At university, there is a certain culture of productivity. Living up to your predecessors and catching up with your peers often comes hand-in-hand with getting the best grades. But this is creating an entire generation of students who base their self-worth on the number on the page.
70, 68, 72, 74. That’s my self worth. Or, at least, how I have seen it over the past three years. But now I am out of university, I have little to no defining traits which I consider myself proud of, as everything I have worked towards and every achievement I have gained is in academia.
When I started writing this piece, I hadn’t found out my final university grades. Now I know them, looking back on what I have written already resonates with me even more. I did not live up to the standards I set myself and, ultimately, it left me ruined.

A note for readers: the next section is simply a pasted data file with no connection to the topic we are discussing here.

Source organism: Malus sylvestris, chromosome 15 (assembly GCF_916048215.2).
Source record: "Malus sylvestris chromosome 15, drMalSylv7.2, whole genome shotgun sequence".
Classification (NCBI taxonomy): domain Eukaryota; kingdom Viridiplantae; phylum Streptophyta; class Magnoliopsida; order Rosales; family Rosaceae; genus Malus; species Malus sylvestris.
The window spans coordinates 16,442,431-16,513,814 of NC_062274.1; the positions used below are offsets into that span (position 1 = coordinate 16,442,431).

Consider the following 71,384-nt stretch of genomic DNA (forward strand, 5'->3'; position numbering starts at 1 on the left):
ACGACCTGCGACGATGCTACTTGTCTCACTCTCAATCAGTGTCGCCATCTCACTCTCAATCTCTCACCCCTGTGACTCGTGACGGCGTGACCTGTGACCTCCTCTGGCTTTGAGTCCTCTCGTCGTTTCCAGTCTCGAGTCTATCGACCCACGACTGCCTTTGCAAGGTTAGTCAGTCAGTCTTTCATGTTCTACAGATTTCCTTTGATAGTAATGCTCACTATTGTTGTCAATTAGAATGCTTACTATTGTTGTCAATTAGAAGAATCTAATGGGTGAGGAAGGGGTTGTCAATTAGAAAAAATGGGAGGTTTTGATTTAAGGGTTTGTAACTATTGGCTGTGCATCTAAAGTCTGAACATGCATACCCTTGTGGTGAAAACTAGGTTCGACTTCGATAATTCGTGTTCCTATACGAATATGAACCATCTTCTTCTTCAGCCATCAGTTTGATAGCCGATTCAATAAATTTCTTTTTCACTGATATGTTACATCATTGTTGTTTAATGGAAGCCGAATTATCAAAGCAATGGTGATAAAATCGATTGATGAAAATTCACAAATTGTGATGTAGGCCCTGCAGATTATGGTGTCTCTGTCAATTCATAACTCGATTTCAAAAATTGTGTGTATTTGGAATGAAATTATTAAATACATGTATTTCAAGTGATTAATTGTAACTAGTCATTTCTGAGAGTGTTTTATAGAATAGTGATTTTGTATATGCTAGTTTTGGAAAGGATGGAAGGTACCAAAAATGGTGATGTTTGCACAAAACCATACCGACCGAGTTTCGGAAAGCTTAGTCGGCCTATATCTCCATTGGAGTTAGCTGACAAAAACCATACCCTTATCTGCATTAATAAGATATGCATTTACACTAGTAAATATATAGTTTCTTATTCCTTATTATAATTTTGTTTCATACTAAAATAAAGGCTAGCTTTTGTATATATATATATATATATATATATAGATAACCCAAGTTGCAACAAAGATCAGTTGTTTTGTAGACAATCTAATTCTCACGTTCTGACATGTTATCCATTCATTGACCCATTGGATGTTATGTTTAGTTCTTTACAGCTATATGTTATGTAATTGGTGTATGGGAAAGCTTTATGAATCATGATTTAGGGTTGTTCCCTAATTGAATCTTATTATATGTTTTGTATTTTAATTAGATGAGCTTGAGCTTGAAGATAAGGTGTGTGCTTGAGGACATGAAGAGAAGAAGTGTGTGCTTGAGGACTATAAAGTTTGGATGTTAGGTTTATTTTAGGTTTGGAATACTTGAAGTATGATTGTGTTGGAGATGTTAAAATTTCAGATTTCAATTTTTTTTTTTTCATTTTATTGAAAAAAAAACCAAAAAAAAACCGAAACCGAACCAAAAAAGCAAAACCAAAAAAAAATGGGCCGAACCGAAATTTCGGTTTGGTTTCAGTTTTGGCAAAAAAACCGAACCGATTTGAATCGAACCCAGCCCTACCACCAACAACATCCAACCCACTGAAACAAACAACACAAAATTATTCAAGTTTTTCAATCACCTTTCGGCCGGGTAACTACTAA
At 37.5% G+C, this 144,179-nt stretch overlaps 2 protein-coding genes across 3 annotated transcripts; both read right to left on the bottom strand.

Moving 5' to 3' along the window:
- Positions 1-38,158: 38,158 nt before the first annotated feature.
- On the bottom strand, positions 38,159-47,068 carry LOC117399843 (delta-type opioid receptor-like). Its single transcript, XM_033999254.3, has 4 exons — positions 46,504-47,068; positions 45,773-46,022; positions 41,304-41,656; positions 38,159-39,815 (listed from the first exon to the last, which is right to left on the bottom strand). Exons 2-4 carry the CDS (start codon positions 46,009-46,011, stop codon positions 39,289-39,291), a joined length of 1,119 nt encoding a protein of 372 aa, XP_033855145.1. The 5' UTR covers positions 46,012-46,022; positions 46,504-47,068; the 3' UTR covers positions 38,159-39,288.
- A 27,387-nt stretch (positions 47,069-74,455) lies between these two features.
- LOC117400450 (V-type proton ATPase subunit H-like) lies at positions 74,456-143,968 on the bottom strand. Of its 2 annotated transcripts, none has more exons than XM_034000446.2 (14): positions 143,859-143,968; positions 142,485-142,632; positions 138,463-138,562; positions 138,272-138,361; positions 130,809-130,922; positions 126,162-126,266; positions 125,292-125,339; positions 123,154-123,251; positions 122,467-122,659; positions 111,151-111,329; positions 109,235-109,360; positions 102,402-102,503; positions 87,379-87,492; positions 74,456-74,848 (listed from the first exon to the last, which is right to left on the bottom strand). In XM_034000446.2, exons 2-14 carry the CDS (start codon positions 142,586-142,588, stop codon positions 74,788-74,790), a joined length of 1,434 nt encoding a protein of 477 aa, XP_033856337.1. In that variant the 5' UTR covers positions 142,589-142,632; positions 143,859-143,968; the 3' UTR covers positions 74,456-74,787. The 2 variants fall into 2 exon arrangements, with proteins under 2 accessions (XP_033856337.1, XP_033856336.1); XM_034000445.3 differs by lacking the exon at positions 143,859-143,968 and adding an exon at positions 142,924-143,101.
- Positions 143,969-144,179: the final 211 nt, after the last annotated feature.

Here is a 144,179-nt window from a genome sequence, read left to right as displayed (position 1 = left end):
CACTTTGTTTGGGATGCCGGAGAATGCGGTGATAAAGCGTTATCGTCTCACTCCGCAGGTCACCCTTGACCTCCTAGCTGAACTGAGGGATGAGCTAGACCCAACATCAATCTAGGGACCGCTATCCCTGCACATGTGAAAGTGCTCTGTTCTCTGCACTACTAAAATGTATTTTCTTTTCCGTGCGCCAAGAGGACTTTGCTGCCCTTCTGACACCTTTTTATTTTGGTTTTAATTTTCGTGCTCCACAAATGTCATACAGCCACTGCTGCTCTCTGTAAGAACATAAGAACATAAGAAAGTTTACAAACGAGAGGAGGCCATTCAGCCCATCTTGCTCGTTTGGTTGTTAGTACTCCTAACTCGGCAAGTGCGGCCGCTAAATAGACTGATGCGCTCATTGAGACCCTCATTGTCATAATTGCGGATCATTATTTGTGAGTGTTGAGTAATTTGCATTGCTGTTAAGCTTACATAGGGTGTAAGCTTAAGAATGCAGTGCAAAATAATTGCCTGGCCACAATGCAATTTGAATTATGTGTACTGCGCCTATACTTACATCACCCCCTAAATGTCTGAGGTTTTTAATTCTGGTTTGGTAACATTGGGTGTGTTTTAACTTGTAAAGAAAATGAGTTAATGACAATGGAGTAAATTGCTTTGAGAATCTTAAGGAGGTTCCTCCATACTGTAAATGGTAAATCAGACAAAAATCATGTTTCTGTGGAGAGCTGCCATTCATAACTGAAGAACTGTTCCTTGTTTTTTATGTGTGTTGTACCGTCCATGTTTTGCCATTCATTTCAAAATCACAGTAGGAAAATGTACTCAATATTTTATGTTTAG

And I don’t consider myself to have low self esteem. I am lucky enough to have the most lovely and supportive family and friends. But grades and academic work continue to define me. I think it stems from school; being the “shy girl” who couldn’t talk to anyone, but I at least could get my head down and work hard with no distractions!
But shyness isn’t the sole problem – the problem is our culture of work. When you really think about the 5 day working, 2 day resting, that many adults across the world spend their entire lives on, it is frightening. And as I enter into endless job interviews, boasting my ability to work hard, I can’t help but feel panicked about when the burnout will hit me.
My life is set by goal posts, but now I am at the end. Spending my days applying for jobs, picking up voluntary roles, and writing, I’ve not let myself relax. But I am finding relaxation in these tasks – maybe that’s not so bad.
Image courtesy of Evie S.